The Magic could have secured Lewis with a five-year, $60 million deal. Of course, Lewis' agent and the Magic won't admit that, but that's what the market tells us -- along with a number of GMs and agents.
So when the Magic broke the first rule and "bid against themselves," the price was an extra $53 million.
2. Give the max to franchise players only.
More GMs are getting clued into this one, but it still gets violated with shocking regularity.
If you're going to give a player a maximum-salary contract, he had better be a franchise player. Pay a lesser player that much money and he becomes a millstone around the team's neck.
So who qualifies as a franchise player? I think the list is pretty small actually.
Here are the players who deserve it: Tim Duncan, Dirk Nowitzki, Steve Nash (the only guy on the list who doesn't have a max contract), LeBron James, Kobe Bryant, Dwyane Wade, Kevin Garnett and Yao Ming. You might consider a max deal for these players as well: Chris Bosh, Gilbert Arenas, Amare Stoudemire and Carmelo Anthony -- and for Dwight Howard, who signed a max extension on Thursday.
We can grandfather in a few other players who have shown they were max players in the past -- Shaquille O'Neal, Allen Iverson, Tracy McGrady and Jason Kidd -- though now those contracts seem pretty burdensome.
But here are some others players with max contracts: Zach Randolph, Andrei Kirilenko, Paul Pierce, Pau Gasol, Ray Allen, Joe Johnson, Antawn Jamison, Stephon Marbury and Steve Francis.
While some of these are very good players, they are not the kind of franchise players who deserve max dollars. What might have seemed like a good deal becomes a nightmare when you realize they can't carry your team. And those contracts make it very difficult to trade them away and get back similar talent.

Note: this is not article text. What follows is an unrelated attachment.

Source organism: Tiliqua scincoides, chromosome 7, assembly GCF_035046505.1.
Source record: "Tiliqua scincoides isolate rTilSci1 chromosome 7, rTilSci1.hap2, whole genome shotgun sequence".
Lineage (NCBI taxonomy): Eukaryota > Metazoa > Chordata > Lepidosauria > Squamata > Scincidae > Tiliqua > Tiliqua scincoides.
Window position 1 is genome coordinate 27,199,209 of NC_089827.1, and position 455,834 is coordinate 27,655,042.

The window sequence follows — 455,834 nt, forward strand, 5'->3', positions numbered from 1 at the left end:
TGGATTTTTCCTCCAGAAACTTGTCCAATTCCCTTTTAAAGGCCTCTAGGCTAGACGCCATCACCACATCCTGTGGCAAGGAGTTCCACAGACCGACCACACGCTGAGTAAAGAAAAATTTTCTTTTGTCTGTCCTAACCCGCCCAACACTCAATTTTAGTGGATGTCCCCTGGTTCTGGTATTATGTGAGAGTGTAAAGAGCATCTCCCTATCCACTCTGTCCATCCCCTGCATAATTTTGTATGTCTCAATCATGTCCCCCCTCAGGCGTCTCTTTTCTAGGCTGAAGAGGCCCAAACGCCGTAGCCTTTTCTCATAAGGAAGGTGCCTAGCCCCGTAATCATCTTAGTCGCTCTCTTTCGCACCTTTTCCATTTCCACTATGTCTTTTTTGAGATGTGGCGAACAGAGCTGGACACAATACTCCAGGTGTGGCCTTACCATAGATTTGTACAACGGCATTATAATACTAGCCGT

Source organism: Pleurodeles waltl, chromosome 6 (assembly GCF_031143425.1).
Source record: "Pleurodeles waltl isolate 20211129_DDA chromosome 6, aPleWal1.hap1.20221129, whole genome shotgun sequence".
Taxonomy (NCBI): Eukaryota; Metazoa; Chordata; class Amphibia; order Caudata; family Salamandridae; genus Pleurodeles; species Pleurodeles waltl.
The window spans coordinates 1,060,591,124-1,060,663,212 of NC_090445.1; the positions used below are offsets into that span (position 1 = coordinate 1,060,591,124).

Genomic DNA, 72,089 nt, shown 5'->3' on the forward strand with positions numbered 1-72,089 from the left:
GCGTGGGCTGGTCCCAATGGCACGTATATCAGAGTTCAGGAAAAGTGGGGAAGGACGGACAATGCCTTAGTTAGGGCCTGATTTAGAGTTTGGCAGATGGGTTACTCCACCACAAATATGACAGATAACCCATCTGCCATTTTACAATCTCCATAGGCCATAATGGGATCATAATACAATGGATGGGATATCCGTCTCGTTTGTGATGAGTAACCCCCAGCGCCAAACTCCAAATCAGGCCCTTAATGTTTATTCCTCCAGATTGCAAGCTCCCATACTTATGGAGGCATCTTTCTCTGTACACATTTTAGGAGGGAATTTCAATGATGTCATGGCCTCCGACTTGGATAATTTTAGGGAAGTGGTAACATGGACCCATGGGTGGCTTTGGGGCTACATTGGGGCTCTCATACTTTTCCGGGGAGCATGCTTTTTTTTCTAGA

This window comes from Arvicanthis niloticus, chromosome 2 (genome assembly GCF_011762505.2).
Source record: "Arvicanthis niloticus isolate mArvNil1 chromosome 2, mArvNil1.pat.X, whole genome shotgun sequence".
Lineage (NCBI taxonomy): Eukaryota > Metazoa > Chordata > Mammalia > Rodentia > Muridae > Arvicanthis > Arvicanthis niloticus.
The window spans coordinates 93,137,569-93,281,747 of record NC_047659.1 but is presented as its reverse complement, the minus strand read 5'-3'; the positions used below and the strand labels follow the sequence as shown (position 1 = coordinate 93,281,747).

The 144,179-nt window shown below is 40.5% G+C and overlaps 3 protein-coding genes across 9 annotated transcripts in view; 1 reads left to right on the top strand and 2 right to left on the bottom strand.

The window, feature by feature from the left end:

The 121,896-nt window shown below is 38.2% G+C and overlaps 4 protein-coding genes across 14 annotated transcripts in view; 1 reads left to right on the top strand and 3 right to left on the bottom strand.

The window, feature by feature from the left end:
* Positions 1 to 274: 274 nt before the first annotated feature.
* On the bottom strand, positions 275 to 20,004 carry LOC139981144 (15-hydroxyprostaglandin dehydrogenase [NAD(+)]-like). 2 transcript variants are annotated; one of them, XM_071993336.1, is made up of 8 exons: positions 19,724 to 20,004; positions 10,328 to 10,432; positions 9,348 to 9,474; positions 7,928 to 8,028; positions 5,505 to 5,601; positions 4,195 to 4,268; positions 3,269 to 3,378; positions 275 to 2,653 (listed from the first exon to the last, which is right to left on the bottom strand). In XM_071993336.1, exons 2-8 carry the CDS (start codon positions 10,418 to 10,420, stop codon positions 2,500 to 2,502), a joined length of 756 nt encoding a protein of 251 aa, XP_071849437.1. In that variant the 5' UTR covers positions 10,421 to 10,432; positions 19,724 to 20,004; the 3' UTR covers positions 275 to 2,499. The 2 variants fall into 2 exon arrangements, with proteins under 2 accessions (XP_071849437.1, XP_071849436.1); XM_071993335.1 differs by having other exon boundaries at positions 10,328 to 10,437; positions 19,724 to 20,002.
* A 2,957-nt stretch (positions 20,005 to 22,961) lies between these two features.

We had two great examples of that on draft night. The Sonics received only the No. 5 pick, a role player and Wally Szczerbiak's bad contract from the Celtics for Allen. The Blazers sent Randolph to the Knicks and had to swallow a $30 million buyout of Francis' deal to make it happen.
Lewis just received a max deal, or very close -- as close as the Magic could offer. So is Lewis a max player?
Some questions: Was he the best player on his team? (No.) Was his team good? (No.) Is he the best player on his new team? (No.) Do we really need to ask any more questions?
3. Stay away from the luxury tax.
Owners hate the luxury tax -- the penalty that teams pay for going over a certain team salary threshold.
While owners like Paul Allen (Portland), James Dolan (New York) and Mark Cuban (Dallas) have shown they are willing to pay the luxury tax, even they have tried to slow down their teams' spending.
GMs have a way of talking their owners into paying the luxury tax for a specific player. But once the team is there, owners tend to scrutinize every move more closely. In some cases, they don't want to reach to bring in the next free agent, use the midlevel exception or pay a premium to retain their own free agents.
It's pretty clear why. When a team is paying the tax, a $5 million contract (plus the $5 million tax) means that $10 million in real dollars is going out the door. That's a lot for a role player who might not even be worth the first $5 million.
An unwillingness to pay the luxury tax limits a team's flexibility to make important trades, sign draft picks (that's why the Suns have traded or sold first-round picks for the past four years) and land free agents. It essentially freezes spending and freezes the team.
So what does this have to do with Rashard Lewis?
Starting with the 2008-09 season, the Magic will have approximately $60 million a year going to Lewis, Howard, Jameer Nelson (assuming he gets an extension) and six role players. If they add a draft pick and a midlevel contract, they will be very close to the luxury tax threshold.
That's fine if a combo of Howard, Lewis, Nelson, Hedo Turkoglu and J.J. Redick can deliver a championship. But if not, Orlando will have very little flexibility to make significant changes.
4. Keep your options open.
This rule really sums up the first three.
It's another way of saying, don't overpay. When you overpay, your ability to make additions and even subtractions to a team is damaged.
Again, let's look at the Magic. With so much money invested in two players (Lewis and Howard), and without a lot of supporting talent on the roster as trade bait, Orlando will find it difficult to make deals.